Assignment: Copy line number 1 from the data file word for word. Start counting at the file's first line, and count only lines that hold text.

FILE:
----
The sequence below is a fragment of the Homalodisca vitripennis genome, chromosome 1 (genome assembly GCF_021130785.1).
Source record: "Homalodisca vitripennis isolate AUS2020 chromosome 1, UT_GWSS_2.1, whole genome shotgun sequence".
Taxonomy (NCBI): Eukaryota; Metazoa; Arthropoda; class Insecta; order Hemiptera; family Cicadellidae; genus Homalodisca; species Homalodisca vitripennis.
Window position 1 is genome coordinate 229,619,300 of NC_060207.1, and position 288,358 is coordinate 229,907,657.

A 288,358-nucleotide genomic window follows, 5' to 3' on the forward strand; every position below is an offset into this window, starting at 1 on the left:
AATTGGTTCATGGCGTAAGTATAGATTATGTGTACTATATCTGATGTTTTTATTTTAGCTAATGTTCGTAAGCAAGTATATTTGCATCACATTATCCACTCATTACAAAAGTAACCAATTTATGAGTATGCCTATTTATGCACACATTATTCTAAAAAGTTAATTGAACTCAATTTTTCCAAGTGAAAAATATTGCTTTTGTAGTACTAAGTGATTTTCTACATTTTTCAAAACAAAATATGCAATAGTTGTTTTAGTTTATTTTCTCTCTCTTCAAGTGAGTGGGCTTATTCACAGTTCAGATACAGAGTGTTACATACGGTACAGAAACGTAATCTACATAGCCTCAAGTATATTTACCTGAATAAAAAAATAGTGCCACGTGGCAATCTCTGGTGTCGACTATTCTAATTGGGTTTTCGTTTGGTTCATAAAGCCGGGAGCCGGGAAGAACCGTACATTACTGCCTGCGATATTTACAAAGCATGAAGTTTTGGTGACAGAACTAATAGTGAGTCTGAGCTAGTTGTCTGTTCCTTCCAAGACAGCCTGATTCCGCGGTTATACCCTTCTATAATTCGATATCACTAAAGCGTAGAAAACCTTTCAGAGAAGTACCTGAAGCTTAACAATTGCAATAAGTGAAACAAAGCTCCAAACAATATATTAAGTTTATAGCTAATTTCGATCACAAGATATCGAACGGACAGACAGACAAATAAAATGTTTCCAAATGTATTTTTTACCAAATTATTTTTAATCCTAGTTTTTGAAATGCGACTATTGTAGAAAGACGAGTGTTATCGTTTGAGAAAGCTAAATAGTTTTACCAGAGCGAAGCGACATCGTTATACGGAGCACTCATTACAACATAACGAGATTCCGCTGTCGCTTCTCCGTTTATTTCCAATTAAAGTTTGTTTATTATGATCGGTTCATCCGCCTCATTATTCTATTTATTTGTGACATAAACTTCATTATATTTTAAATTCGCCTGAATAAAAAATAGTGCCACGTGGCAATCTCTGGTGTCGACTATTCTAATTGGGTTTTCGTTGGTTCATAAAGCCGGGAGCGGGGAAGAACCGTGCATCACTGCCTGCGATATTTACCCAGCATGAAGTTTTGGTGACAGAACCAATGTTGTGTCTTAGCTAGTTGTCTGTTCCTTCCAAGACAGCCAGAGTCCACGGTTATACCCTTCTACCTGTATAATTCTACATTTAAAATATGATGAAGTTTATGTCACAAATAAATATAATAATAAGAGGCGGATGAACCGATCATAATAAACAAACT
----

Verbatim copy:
The sequence below is a fragment of the Homalodisca vitripennis genome, chromosome 1 (genome assembly GCF_021130785.1).